Buying a new computer: Here’s some technical stuff

Cheap computers can be poor computers. So here are a few ideas of technical specs to maximize value-for-money:

Generally go for an AMD Ryzen or Intel Core i3/5/7 processor (or ‘chip’). Ignore Pentium, Celeron or AMD A series as they are old and slow. The Intel Atom is slow but very conservative with power so is good for small hybrids. For the ‘Core’ chips, the higher the number, e.g. i3-8227, the better. AMD chips are a bit cheaper and the AMD Ryzen ‘x’ gives better performance than the equivalent Intel Core’x’.

A Core i3 or Ryzen 3 is fine for most jobs, Video editing can benefit from an i5 and an i7 is for extreme gamers. The chips have one or more letters at the end. K – unlocked, U and Y – optimised for battery life not speed, H – high performance for laptops.

As replacing the chip is right up there with triple heart-bypass surgery, go for the best one you can.

RAM needs to be at least 4gb. It’s easy and cheap to upgrade if you need to keep costs down now.

1Tb HDD (hard drive) is the norm. More can cost a lot more and less saves you little. It can be upgraded and a new 2Tb HDD is about £70 (Aug 2020). There are drives called ‘SSD’ which are much faster but more expensive. A normal SATA HDD drive is fine for most people. Get the biggest HDD or SSD you can – at least 256gb and that still won’t go too far. 32Gb is far too small. Really.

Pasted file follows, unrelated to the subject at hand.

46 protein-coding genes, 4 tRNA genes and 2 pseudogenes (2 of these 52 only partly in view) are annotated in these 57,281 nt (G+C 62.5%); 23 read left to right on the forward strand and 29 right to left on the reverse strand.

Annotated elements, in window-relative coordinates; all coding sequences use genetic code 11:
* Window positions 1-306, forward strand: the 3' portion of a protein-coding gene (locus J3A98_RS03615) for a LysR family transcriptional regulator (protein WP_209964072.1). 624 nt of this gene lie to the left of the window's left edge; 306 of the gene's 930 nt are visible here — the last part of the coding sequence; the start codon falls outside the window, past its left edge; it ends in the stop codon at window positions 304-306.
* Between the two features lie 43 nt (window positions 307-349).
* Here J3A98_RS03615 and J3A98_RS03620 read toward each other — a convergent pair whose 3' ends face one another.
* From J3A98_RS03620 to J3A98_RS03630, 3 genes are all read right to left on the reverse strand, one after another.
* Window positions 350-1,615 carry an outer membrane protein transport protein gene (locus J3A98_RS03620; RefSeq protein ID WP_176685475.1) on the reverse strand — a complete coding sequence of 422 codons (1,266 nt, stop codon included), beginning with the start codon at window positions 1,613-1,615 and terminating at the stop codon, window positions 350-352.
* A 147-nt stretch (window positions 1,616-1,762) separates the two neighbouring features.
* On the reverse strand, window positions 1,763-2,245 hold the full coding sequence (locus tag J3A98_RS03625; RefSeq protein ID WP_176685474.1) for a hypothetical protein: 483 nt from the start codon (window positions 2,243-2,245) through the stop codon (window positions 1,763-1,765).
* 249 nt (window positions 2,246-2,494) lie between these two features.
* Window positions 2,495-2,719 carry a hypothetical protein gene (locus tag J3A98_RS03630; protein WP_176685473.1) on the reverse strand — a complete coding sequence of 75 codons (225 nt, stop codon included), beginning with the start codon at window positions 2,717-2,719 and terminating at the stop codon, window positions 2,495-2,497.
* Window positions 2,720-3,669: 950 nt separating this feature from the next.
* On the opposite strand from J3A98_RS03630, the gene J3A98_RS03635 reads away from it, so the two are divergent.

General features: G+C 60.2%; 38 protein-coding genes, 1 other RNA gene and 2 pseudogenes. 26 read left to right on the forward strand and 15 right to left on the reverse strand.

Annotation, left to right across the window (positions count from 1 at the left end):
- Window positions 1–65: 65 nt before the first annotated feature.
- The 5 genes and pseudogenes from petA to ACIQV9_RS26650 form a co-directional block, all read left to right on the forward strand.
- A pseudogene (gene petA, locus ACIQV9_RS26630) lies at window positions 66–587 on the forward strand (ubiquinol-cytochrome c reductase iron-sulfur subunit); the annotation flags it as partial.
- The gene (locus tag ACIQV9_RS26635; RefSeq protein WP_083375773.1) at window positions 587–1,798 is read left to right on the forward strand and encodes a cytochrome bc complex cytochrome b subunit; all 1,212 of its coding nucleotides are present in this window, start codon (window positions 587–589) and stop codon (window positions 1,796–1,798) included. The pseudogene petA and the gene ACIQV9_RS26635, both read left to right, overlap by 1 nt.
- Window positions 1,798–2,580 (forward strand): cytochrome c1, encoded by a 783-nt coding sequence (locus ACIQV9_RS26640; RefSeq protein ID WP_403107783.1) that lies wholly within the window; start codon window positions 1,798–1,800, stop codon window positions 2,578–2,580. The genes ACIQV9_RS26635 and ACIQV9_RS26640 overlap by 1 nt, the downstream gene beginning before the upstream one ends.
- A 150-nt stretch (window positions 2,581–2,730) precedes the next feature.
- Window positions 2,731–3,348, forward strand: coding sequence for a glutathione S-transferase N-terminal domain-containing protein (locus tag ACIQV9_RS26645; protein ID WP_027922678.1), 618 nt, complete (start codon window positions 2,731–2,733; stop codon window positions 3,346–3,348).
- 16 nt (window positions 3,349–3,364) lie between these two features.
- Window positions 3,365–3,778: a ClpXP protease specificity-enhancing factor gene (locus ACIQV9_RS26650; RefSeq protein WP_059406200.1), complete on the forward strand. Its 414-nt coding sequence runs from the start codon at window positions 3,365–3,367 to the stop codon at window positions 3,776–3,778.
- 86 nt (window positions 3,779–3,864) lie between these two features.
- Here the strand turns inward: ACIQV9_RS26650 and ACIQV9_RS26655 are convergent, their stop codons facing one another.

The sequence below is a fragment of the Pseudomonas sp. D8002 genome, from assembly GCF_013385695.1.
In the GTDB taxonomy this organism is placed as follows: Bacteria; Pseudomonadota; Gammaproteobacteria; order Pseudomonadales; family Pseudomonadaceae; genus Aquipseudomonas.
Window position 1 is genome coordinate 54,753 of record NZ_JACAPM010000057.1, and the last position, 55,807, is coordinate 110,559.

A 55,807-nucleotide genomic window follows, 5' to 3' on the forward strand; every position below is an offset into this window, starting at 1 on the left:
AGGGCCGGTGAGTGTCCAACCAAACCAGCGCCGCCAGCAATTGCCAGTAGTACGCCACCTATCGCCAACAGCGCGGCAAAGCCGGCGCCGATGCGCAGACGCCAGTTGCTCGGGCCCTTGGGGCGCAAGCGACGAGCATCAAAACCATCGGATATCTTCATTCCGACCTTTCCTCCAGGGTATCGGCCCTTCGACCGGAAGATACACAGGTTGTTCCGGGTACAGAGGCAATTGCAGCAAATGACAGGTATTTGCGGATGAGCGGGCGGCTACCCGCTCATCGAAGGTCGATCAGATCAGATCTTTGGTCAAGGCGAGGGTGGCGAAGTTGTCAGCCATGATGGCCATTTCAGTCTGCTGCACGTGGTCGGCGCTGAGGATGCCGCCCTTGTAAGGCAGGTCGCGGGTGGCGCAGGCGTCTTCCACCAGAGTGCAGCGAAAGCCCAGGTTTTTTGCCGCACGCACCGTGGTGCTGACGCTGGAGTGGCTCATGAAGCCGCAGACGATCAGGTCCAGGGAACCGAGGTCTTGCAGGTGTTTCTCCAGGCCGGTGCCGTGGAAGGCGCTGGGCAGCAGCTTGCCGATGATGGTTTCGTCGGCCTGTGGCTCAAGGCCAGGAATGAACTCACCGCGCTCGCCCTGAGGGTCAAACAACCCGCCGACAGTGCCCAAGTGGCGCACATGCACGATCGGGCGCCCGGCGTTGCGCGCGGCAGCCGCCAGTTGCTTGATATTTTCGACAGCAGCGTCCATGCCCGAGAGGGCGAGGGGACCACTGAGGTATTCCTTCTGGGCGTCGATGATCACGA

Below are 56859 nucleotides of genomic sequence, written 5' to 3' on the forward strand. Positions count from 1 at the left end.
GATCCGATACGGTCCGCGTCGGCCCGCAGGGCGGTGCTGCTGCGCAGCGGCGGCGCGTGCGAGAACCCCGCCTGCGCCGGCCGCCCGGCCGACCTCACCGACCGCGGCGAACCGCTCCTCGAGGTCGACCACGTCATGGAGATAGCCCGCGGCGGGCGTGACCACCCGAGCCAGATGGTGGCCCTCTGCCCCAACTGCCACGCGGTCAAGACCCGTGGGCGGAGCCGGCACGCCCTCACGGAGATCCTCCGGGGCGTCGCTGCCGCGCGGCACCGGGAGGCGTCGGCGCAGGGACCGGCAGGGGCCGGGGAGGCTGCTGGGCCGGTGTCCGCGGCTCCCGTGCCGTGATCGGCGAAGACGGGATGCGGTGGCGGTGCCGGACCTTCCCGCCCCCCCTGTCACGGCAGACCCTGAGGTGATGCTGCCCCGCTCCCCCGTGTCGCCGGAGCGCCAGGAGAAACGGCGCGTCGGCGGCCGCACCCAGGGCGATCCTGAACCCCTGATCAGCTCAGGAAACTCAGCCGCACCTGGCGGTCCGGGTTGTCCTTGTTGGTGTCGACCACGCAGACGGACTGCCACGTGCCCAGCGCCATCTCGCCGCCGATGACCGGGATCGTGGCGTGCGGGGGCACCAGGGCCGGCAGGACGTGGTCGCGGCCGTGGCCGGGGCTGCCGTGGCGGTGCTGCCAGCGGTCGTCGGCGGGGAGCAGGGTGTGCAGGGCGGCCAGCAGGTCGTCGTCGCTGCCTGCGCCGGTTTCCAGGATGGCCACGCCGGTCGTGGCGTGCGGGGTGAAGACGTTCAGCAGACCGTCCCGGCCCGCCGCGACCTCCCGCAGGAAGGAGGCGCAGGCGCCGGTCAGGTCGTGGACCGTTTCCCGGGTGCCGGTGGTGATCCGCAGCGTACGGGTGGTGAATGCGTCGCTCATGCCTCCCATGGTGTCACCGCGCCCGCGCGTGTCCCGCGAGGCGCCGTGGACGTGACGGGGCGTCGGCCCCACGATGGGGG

Some computers have dedicated graphics. These are higher quality if you do a lot of graphics work or games. For email and general office work, they are not essential.

Screens vary enormously in image quality (brightness, colour accuracy, etc.)and it is hard to make a recommendation. The resolution varies by size, but 1920*1080 (the same as a High Definition TV screen) is good to have. Again, get the best you can afford. You can also often connect another screen or TV to expand the desktop. Look for an HDMI socket.

Best to put the model you are interested into a search engine and add ‘test’. This will get you some expert reviews, but bear in mind these are from when the computer was first released and quality comments may refer to a much higher price. If you use the word ‘review’ you will just get customer comments, which are much less valuable.

Buying a new pc is a bit like buying a car: there are hundreds of variations (processor, memory and much more). So when reading tests or comparing prices, make sure they refer to the variation you want.

Finally, I never buy any extras like internet security, extended warranties or software when I buy a computer. The ones that are pushed hard at you are rarely the best value, so I’d do my own research at home.

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